Ed Sanders - photo by Miriam Sanders
Ed Sanders - Photo by Miriam Sanders


Ed Sanders of The Fugs bridges the gap between 3 very influential, uniquely American subcultures – Beats, hippies and punks

For the past four years, I have taught a course at the University of Connecticut-Waterbury called “Beatniks vs. Hippies? No Contest!” One of the pleasures of teaching it is finding new ways to examine these two uniquely American subcultures and to find the links between them. Because they do exist. The links, that is. 

And, of course, some of those same links can keep right on going into the future, hooking up with the punks and then beyond, possibly even to those enigmatic hipsters currently running up the rents in Brooklyn. 

And then there are the people who had their feet in several camps, people I call “floaters.” Allen Ginsberg was one of those. After the Beat Generation ran its course, he could be seen working with Bob Dylan. And, after that, he recorded with The Clash, among many other punk-era artists.

Ed Sanders is another one of these people. He was, in fact, partly the inspiration for my college course in the first place. For those who weren’t around when Maynard G. Krebs morphed into Wavy Gravy and then into Johnny Rotten, it’s nice to talk with someone who was. Ed Sanders was there. 

A poet, journalist, musician, publisher and raconteur who bridged the Beats and the hippies (and the punks; his band, The Fugs, pointed the way to punk), still continues to create innovative and challenging work today. He has, in fact, written a great deal about the “hippies” (in The Family, his bestselling book about Charles Manson) and beats (in his poetry and memoirs like Tales of Beatnik Glory and the hugely entertaining Fug You). But he never could see that it mattered what you called people on the literary and artistic fringe in those days. He told me about a time when Allen Ginsberg came to his apartment in New York.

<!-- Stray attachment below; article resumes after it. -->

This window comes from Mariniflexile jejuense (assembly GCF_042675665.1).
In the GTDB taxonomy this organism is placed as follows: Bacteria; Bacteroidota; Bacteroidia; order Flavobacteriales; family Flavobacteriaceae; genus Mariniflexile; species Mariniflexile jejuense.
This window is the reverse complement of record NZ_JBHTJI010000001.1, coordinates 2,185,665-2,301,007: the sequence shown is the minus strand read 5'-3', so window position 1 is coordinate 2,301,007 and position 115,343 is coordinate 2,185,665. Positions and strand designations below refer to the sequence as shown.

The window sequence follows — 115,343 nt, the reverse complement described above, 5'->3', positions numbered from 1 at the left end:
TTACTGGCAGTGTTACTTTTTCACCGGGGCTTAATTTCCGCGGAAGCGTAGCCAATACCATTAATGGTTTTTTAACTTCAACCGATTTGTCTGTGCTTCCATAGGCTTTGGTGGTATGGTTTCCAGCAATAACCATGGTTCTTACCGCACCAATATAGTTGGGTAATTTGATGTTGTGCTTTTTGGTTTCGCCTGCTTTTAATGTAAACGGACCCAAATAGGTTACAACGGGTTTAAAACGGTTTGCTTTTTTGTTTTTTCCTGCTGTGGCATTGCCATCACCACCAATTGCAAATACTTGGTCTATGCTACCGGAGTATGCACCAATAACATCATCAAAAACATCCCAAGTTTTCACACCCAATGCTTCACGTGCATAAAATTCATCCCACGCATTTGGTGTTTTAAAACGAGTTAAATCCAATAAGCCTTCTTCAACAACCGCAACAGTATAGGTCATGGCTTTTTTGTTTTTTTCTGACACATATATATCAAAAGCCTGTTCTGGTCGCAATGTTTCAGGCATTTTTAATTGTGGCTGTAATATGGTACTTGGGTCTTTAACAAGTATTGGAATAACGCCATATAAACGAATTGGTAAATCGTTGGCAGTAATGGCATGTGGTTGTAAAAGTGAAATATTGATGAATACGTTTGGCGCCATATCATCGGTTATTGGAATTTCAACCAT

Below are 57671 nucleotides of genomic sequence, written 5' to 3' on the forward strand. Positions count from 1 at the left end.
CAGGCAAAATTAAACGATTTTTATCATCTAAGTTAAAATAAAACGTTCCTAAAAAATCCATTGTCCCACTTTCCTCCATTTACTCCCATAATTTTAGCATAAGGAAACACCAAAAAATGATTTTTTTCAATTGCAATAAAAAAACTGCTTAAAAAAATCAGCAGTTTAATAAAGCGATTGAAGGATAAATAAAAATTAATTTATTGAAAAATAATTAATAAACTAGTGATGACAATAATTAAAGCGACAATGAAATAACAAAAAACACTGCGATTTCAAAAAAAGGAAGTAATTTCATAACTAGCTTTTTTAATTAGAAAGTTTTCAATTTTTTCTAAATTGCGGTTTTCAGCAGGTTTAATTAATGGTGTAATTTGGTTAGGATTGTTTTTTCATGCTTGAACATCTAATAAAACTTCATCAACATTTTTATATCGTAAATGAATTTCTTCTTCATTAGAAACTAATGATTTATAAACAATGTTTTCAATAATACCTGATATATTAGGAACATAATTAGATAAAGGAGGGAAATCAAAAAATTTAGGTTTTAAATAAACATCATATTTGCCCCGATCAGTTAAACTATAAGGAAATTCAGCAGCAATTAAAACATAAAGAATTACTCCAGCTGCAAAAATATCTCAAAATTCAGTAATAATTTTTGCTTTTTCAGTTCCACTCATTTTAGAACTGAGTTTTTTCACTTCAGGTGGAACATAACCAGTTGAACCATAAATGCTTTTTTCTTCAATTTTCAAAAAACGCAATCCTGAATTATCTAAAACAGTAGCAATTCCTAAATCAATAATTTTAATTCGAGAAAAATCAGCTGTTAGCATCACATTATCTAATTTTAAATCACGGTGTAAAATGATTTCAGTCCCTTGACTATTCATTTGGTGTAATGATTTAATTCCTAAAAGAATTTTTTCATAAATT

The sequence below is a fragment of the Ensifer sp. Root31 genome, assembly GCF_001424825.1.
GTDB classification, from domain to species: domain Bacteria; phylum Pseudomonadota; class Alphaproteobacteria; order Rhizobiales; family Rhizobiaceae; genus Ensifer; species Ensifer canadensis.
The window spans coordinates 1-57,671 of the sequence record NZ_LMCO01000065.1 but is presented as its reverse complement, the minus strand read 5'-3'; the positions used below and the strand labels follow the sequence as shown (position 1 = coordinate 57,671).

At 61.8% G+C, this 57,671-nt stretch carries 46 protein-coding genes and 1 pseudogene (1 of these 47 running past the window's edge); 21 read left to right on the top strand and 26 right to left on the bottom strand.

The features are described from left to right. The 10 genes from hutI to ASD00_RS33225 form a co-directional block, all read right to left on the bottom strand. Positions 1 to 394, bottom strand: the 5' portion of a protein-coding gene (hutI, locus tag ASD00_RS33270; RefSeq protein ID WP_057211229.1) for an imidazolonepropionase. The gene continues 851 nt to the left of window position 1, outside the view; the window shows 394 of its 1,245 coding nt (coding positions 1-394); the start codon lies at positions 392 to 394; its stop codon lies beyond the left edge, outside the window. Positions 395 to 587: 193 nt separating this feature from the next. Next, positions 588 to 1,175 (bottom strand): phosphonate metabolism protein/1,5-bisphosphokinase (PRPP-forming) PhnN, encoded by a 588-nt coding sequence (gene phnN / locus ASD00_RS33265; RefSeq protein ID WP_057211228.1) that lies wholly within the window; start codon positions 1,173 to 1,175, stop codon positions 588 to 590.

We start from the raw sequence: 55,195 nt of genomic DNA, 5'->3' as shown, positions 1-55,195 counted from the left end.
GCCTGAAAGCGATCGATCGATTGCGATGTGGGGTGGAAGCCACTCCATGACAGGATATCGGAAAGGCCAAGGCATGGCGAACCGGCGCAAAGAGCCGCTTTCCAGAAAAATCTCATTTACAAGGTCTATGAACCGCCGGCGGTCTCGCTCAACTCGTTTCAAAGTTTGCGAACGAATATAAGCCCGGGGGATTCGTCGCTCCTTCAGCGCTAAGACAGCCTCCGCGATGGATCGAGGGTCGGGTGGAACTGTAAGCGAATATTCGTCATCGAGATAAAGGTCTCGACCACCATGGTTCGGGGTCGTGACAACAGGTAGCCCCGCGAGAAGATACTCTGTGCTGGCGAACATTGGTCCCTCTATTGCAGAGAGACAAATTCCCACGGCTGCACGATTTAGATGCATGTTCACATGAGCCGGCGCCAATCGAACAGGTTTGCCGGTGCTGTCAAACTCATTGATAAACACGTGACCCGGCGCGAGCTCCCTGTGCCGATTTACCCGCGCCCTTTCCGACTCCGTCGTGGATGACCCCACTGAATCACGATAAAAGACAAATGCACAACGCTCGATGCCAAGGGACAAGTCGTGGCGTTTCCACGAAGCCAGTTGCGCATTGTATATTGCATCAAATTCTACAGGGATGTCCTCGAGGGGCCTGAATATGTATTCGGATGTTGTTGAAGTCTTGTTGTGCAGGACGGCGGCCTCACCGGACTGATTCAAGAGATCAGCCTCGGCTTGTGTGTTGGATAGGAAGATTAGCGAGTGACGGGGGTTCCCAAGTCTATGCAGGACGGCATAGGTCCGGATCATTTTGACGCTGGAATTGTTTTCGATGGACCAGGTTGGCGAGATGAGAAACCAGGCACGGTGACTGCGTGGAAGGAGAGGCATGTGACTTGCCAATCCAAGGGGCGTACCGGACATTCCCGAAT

Here’s a partial exchange from our conversation:

AB: People tend to think the Beat generation sort of petered out and was replaced, or subsumed, by the hippie generation. Which really wasn’t true, especially in New York. It seemed all the same people walked forward into the hippie scene, Allen Ginsberg, Peter Orlovsky, Gregory Corso, William Burroughs, etc. The Beat sensibility brought an active rather than passive sensibility, or infusion, to the hippies.

ES: They brought some good writing, too. Hippies could be pretty vaporous in their literature. You know, I figure it must have been around February 1967 that we began to see the changeover. Instead of someone sneering at you and calling you “a dirty Beatnik,” they were now calling you “a dirty hippie.” I remember when Allen Ginsberg came over to our house on Avenue A around this time and said, “Now I guess we’re going to have to be hippies.” Miriam wasn’t even sure what he was talking about. It was a mysterious switch over. It went from tire-soled sandals to Merlin curved-toe shoes and gowns, and men wearing necklaces, which was a big deal for a man. Suddenly you have to wear a necklace, toe ring or go barefoot in the street, and burn incense. It was pretty strange. But the Beats ultimately prevailed. There are still conferences on the Beat Generation where young people come dressed all in black.

One way to get a bead on Ed Sanders is to watch this legendary episode of William F. Buckley’s Firing Line on which a drunken Jack Kerouac, clearly headed to an early grave, admits the hippies were better than the Beats. Ed Sanders was invited on the show as the token “hippie,” though he cut his teeth as a Beat (see above). The entire episode of this show is grimly amusing, especially if you fast forward whenever the insufferable Buckley is speaking.

The rest of my Ed Sanders interview appeared, in part, in Ugly Things magazine and, in whole, at Literary Kicks, the website devoted to all things Beat and pacifist.


The Ed Sanders Archive